Martin Cox left his job at Lotus Development Corp. in 1994 to chase a dream that he couldn't realize there: to ship a piece of software that had his name on it. After years of working on a tool kit that supported other developers, Cox, now 38, longed to be a developer himself. So he jumped ship and went to Individual Inc., where he helped build First! in Brief, a customized news-delivery program that ran on the Lotus platform.
Fast-forward two years: First! in Brief shipped successfully, and Cox was hungry for new challenges. He had become a topflight software programmer, and now he wanted to deepen his understanding of how companies use software to reach their business goals.
Cox decided that consulting to other companies would give him the knowledge he craved. He believed that his gold-star résumé would make him a shoo-in at companies like Andersen Consulting. But, after a year of soul-searching, he decided to consult for Lotus, the company that he'd left not so long ago. He figured that his work with Lotus software, which he knew cold, would give him an invaluable head start there.
Today Cox is back at Lotus — and he's not the only Lotus vet to reenlist. At companies large and small, people are choosing to return to where they once belonged. Call it boomeranging, the next logical step in the evolution of corporate free agency: People are getting ahead by leaving their companies, acquiring critical experience elsewhere, and returning to their former employers with deeper skills and know-how.
As it turns out, you can go home again. But going back is not risk free. Realizing why you really left your old company takes extreme self-awareness. Convincing your ex-employer to take you back takes considerable negotiating skills. And walking back into your old office and facing down people who may think of you as a deserter takes more than a little courage.
But once you clear those hurdles, you might find that reconnecting with your old company is the best career move you've ever made. What follows is a real-world guide to boomeranging — keyed to the crucial questions you need to ask yourself along the way.
Did you jump, or were you pushed?
Before you try to go back, you need to reckon with why you left in the first place. Were you grabbing an unbeatable opportunity somewhere else, or were you forced out because you were no longer getting promoted? If it's the latter, think twice about returning. It's unlikely that the people who had held you back before will now eagerly push your career forward.
Even if you're sure you'll be welcomed back, take a cold, hard look at what's motivating you. The urge to repatriate might have more to do with your failing to fit in with your new company.
Consider Ivan Wu's experience. After college, Wu, now 28, signed up as an auditor at Coopers & Lybrand. After working in Coopers's Vancouver, British Columbia office for nearly four years, he wanted out. "I thought there was a stigma that came with staying too long at a big accounting firm," he says. "Trying to make partner wasn't seen as the cool thing to do." So, at the urging of a recruiter, Wu left Coopers in 1998 and set out for the world of investment banking.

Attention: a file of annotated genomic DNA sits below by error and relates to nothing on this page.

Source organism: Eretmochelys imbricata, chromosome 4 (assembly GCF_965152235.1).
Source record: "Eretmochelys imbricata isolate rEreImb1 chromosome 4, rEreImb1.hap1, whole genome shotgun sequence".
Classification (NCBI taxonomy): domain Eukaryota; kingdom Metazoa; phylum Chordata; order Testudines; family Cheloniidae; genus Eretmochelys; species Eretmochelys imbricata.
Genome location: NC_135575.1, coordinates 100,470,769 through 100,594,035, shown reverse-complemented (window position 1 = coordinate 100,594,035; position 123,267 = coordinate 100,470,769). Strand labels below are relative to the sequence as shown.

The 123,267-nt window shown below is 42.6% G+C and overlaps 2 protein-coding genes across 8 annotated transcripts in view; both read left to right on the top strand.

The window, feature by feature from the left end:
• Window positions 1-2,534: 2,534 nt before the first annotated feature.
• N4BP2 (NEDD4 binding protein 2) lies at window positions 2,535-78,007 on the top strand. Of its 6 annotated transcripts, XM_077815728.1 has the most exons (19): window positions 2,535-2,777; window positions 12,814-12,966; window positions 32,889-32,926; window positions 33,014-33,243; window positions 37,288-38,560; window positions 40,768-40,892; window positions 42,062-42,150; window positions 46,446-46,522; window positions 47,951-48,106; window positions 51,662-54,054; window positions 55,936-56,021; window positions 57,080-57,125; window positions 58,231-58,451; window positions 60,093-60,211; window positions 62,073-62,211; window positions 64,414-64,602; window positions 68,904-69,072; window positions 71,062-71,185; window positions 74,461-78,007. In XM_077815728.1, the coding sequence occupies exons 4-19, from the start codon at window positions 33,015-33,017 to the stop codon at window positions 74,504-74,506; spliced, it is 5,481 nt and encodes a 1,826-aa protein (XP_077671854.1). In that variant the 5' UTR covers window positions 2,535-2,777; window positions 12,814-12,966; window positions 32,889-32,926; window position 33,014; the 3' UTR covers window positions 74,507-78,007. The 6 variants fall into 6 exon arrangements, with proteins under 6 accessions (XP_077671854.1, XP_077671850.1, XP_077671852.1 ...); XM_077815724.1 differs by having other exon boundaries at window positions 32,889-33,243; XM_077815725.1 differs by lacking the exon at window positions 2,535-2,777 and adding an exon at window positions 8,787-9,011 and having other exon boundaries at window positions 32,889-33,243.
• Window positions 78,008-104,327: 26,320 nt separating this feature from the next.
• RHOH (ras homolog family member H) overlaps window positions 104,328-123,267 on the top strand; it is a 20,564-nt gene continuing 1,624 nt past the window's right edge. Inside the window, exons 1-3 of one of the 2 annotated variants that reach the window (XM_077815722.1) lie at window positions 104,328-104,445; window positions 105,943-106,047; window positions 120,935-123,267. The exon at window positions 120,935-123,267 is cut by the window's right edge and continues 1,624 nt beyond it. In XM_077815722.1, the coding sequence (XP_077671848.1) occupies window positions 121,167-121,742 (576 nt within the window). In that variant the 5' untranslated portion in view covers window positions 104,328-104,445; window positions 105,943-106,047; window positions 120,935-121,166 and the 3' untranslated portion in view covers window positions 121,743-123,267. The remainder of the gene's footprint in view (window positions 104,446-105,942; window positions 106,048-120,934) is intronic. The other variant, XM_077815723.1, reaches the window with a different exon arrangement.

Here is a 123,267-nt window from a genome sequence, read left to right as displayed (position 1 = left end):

But from day one, Wu had second thoughts about his new company. Despite his doubts, Wu told himself that he might be succumbing to a case of new-job jitters and that his first instinct shouldn't be to run back to his old company.
By the end of his first week, Wu knew that the headhunter had oversold the position: Wu thought he'd be applying his number-crunching skills to investment banking; instead, his job involved little more than glorified data entry. Wu then began to consider admitting his mistake and returning to Coopers. He steeled himself for a tough sell.
Why should your old company want you back?
Even when you've been an all-star performer, don't believe for a moment that your former company will always have a place for you. You may have parted on good terms, but remember: You dumped them. Why should they believe that, this time, you'll stay? Before you formally approach your old company, get a reality check from a trusted insider.
"Call the person whose opinion you respect — someone who has the best insight into your old company's current climate," advises Barbara Moses, a career consultant in Toronto. "It might be a mentor or someone who worked for you, just as long as you can count on that person to be honest."
Wu chose to call a senior manager at Coopers who had been supportive of Wu during his first stint there. Wu, he said, would not weather this transition successfully unless he could prove that his mistake had forced him to develop unambiguous, long-term career goals. Wu listened, and, anticipating a wary response from his old employer, began fortifying himself to call Coopers's hiring partner.
Are you retreating or advancing?